Jed York — may he remain in charge of the 49ers in perpetuity — has fired Chip Kelly (in a classless way, natch) and post-postmaturely fired Trent Baalke. We’ve been through this before, but the recent sequence of major 49ers decisions is one of the most astoundingly inept you’ll ever see outside of a Republican administration:
- The 49ers hired Jim Harbaugh, who immediately proved himself one of the best coaches in football, turning a 6-10 team into an instant contender, ultimately getting within one play of a Super Bowl and another play from a Super Bowl appearance.
- There was a power struggle between Harbaugh and the legendarily incompetent GM Baalke. The Yorks sided with…Baalke. It’s amazing. As Tanier puts it, “Baalke Deficiency Syndrome is caused by years of Baalke‘s boldly counterintuitive drafting, mixed with the kind of blatant boardroom skulduggery that makes a franchise unappealing to both its own veterans and available free agents. Baalke gave Kelly a roster with little that was even worth damaging.”
- Did they get rid of Harbaugh to hire a coaching super-prospect? Nope — they promoted a company man who had never even been a top-level coordinator.
- They were so committed to the company man they pushed out a great coach for that they fired him after one year, and to replace him handed over the worst roster in the NFL to a coach who is an outstanding tactician but a dubious judge of talent (although, to be fair to Chip, he’s still a better judge of talent than Baalke.)
- They finally recognized the obvious and fired Baalke, which practically required them to fire yet another coach after a year as well. How does their third attempt at replacing one of the 3 or 4 best football coaches in the country look? Well:
The 49ers want to recreate their “championship culture,” but they’re apparently trying to do so on a budget as well.
Whether or not it’s connected to the buyouts they’re paying Jim Tomsula and Chip Kelly, the list of candidates emerging so far certainly leans toward the young and less expensive.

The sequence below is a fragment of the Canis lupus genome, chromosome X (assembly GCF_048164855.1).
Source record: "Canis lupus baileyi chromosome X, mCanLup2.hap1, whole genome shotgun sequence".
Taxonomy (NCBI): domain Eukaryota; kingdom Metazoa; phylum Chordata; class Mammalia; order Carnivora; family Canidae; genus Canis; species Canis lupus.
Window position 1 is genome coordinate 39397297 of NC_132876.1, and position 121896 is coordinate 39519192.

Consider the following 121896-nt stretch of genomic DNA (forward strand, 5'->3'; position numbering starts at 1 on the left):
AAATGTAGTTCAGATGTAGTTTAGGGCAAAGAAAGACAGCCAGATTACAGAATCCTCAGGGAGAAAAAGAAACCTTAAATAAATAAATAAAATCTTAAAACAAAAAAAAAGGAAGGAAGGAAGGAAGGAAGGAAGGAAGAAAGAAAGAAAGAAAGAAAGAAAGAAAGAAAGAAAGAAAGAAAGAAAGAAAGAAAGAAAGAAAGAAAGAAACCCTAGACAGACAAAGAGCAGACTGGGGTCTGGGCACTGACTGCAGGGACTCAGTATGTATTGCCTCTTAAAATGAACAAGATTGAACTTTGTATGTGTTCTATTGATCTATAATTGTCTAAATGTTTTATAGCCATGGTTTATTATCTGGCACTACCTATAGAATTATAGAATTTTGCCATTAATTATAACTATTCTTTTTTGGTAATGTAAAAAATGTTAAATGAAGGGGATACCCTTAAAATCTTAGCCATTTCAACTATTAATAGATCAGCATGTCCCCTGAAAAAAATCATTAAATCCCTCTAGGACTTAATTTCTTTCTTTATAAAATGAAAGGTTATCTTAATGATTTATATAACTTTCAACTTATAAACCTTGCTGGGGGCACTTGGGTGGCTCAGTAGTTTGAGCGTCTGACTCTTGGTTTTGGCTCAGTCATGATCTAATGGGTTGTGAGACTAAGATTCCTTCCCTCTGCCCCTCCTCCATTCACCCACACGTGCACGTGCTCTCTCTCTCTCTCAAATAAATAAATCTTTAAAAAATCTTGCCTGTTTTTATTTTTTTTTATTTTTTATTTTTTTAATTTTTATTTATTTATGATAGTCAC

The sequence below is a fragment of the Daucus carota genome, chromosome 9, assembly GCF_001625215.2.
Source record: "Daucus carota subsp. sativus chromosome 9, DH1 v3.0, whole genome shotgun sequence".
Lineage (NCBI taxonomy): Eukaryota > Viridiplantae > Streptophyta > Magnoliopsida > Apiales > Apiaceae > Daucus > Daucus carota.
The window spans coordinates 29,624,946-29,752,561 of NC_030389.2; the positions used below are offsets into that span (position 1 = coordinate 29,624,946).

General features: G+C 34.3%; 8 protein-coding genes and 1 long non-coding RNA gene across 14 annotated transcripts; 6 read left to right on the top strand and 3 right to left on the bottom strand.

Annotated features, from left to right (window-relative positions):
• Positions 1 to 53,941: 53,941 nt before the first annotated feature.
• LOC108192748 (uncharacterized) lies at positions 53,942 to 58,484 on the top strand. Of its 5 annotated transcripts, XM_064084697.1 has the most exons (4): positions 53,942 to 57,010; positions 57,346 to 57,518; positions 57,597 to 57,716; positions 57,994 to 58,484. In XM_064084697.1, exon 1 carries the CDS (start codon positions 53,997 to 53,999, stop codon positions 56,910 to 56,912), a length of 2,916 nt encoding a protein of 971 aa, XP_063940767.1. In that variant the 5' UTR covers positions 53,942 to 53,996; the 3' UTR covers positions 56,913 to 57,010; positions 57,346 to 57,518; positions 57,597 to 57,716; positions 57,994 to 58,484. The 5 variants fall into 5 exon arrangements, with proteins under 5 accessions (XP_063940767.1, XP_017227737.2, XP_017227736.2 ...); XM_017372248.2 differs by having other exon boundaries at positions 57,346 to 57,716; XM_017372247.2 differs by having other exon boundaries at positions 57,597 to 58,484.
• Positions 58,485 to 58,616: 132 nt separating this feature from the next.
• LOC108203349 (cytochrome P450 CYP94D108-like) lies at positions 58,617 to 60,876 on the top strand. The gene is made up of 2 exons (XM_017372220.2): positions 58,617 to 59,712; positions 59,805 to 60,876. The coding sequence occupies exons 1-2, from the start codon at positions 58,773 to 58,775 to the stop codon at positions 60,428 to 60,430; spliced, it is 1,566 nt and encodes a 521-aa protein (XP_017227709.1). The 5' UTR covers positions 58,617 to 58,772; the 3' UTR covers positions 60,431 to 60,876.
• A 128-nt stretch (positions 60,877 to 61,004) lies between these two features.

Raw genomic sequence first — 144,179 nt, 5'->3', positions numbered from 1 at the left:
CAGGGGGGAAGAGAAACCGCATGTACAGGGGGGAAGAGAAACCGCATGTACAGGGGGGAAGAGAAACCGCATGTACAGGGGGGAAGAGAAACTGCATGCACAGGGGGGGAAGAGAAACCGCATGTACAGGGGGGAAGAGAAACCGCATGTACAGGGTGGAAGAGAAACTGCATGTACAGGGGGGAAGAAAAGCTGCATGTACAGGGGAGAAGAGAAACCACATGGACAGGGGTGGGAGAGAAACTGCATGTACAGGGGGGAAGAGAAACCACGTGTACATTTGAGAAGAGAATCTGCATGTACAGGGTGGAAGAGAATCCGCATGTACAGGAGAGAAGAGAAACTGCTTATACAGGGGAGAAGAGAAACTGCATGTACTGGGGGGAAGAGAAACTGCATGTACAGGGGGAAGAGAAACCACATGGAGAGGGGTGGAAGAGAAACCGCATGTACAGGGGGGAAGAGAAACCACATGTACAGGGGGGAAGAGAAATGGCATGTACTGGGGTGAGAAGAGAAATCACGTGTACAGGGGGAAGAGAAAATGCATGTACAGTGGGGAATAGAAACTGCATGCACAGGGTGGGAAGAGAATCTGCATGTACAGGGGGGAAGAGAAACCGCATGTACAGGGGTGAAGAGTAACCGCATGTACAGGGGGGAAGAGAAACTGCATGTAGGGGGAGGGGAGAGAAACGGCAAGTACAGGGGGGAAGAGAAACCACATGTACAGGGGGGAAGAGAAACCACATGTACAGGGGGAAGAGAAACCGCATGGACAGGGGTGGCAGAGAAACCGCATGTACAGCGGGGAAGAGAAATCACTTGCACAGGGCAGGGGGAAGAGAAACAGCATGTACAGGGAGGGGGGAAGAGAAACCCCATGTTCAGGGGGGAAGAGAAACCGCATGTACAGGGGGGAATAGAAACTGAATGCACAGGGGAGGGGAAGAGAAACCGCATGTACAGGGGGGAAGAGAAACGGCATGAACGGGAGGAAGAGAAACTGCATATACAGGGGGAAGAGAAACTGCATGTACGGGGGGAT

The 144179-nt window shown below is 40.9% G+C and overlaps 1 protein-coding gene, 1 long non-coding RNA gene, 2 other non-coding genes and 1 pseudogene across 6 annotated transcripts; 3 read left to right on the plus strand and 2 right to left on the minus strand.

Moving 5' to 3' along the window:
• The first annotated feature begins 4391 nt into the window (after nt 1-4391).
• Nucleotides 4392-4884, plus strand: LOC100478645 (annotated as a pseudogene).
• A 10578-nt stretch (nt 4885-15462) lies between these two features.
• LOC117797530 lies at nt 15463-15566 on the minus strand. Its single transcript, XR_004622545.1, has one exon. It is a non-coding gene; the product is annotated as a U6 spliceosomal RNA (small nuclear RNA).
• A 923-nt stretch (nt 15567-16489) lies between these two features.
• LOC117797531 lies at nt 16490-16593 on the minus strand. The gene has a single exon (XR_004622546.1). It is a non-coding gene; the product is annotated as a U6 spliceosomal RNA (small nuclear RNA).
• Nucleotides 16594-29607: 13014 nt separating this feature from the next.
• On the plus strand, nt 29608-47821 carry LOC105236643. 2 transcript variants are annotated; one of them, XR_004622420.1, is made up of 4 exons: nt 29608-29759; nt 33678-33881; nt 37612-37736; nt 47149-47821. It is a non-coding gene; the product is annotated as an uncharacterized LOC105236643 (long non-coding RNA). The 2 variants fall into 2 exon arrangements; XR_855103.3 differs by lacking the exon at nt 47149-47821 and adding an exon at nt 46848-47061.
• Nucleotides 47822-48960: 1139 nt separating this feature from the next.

Via Matt Maiocco of CSNBayArea.com, the list of candidates includes Seattle offensive line coach and former Raiders head coach Tom Cable, Bills interim coach Anthony Lynn, Jaguars interim coach Doug Marrone and Dolphins defensive coordinator Vance Joseph, along with Patriots offensive coordinator Josh McDaniels.
So a failed former Raider head coach and current offensive line coach presiding over a world-historically terrible offensive line, a guy with less than a full season as an offensive coordinator whose head coaching experience consists of losing by 20 points to a 5-11 team, a somewhat more experienced former Bills retread, a guy with one year of experience as a defensive coordinator, and Mr. Josh McDaniels. Have I mentioned that I hope Jed York stays in charge of the 49ers forever?
Some other Black Monday notes:
- McDaniels seems to be getting actual interviews this time, although I think he’d be even crazier to take any of those jobs than the teams would have to be to hire him.
- Good deep dive into the Age of Rex by Jenny Vrentas.
- It’s hard to know what to make of Chip Kelly at this point, but I’d say he deserves another shot as a head coach. The 49ers were a hopeless situation, and seemed to do a better job with player management — despite the firing being leaked the team played hard for him in the final game and there didn’t seem to be a lot of grumbling. The problem with someone whose strength is more in tactics than team-building is that it’s hard to find the right fit; organizations with coaching vacancies are more likely to have issues with the latter. I bet the Titans would be in the playoffs had they hired him, though. (The Tanier article linked above is a good case for skepticism.)
- On reflection, I think I was too dismissive of Kubiak yesterday. The record he compiled with Houston feat. Matt Schaub looks pretty impressive in retrospect. And while Phillips deserves a lot of credit for the Broncos winning a championship with unprecedentedly bad QB play (play that, as we now know, was definitely not Kubiak’s fault), we should also remember that he had been out of work for a year: not every coach of a contending team is willing to bring in a star coordinator and work with him effectively. Maybe Kubiak is very good rather than great, but as Phillips and many other top coordinators have shown, “very good” is a hell of a high bar to reach as an NFL head coach.
- “McCoy had John Fox levels of conservative play.” Ouch!
- Looks like Lynn will be staying in Buffalo in any case, and it’s not necessarily a bad hire, although while he’s clearly an outstanding position coach it would also concern me that the Bills seem to remain fixated on ground-and-pound. I am curious to see how Gus Bradley does as a defensive coordinator without Carroll.
- The Jets are stricking with Bowles, which after one good year and one bad year is defensible if not compelling. I might have made a change if only because it’s hard to change the GM and not the coach, and if the GM has any idea what an NFL QB looks like he’s kept it very well hidden. But can I see there’s a clearly better candidate than Bowles out there? Not really.